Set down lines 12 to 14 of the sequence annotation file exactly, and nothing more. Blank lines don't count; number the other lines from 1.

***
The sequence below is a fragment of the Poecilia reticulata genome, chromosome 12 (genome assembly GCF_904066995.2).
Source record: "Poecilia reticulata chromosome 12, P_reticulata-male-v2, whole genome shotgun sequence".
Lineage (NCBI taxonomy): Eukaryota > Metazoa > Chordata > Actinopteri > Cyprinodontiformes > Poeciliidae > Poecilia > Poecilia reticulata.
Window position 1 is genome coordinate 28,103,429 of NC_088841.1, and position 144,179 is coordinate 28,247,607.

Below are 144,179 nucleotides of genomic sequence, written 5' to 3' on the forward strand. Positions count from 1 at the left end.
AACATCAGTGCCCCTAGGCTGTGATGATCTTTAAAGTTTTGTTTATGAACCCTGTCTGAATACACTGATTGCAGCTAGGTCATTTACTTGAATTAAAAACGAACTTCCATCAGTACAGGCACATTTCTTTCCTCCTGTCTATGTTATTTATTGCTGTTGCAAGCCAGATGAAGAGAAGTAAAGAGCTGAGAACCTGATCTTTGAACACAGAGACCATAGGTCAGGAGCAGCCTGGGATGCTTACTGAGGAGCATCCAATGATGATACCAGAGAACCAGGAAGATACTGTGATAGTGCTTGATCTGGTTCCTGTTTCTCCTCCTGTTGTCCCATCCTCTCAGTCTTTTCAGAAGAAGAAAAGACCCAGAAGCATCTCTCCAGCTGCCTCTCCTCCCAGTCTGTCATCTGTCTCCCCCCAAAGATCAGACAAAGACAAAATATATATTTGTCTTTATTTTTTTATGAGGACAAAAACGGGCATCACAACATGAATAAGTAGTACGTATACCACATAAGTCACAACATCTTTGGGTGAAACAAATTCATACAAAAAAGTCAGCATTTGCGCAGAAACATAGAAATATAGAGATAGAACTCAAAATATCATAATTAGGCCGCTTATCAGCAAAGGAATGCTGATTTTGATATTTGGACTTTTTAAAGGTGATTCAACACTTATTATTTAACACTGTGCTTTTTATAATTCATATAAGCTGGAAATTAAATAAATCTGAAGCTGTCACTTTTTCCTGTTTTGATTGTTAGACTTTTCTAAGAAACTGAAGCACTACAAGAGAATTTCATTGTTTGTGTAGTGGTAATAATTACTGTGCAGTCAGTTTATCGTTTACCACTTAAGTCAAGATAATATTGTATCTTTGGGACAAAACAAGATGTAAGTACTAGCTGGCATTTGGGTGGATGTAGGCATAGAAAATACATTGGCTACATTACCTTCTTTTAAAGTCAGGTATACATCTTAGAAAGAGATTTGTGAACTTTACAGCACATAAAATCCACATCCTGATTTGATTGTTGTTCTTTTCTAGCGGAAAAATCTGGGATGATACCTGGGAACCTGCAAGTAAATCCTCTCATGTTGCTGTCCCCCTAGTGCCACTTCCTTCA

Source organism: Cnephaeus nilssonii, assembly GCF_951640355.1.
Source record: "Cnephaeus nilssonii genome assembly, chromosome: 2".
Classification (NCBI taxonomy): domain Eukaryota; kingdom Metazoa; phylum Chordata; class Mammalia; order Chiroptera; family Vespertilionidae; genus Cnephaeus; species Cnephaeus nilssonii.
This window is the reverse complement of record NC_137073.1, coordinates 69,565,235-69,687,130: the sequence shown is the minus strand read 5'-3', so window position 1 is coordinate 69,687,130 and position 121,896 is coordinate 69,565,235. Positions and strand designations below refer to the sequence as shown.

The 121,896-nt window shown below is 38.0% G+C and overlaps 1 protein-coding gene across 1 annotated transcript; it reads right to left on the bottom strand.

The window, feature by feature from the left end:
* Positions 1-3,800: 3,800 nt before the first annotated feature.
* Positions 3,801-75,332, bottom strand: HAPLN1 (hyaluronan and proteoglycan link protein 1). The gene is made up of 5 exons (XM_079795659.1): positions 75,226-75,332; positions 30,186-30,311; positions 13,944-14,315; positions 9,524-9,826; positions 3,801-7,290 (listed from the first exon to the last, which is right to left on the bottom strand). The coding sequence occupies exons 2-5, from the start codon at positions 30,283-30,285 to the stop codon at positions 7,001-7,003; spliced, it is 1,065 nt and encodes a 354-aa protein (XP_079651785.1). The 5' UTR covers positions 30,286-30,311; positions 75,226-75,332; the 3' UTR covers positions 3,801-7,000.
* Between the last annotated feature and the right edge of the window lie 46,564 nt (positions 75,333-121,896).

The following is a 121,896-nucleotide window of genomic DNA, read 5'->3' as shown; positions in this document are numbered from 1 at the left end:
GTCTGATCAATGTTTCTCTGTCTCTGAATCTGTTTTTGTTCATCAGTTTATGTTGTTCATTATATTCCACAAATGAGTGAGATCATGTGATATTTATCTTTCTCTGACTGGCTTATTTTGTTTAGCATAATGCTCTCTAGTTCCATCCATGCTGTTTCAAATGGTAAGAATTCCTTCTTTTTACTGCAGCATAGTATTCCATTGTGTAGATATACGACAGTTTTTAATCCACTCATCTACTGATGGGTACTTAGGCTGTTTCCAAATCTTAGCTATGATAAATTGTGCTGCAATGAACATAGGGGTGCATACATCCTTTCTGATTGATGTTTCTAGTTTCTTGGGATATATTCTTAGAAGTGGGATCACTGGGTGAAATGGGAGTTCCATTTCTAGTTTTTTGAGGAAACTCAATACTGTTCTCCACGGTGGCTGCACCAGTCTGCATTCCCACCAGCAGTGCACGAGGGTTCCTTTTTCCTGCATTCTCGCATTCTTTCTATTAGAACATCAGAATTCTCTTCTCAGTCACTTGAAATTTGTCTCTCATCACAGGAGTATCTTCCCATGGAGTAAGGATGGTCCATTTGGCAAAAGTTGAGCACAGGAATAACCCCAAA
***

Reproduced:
The window, feature by feature from the left end:
* Positions 1-3,800: 3,800 nt before the first annotated feature.
* Positions 3,801-75,332, bottom strand: HAPLN1 (hyaluronan and proteoglycan link protein 1). The gene is made up of 5 exons (XM_079795659.1): positions 75,226-75,332; positions 30,186-30,311; positions 13,944-14,315; positions 9,524-9,826; positions 3,801-7,290 (listed from the first exon to the last, which is right to left on the bottom strand). The coding sequence occupies exons 2-5, from the start codon at positions 30,283-30,285 to the stop codon at positions 7,001-7,003; spliced, it is 1,065 nt and encodes a 354-aa protein (XP_079651785.1). The 5' UTR covers positions 30,286-30,311; positions 75,226-75,332; the 3' UTR covers positions 3,801-7,000.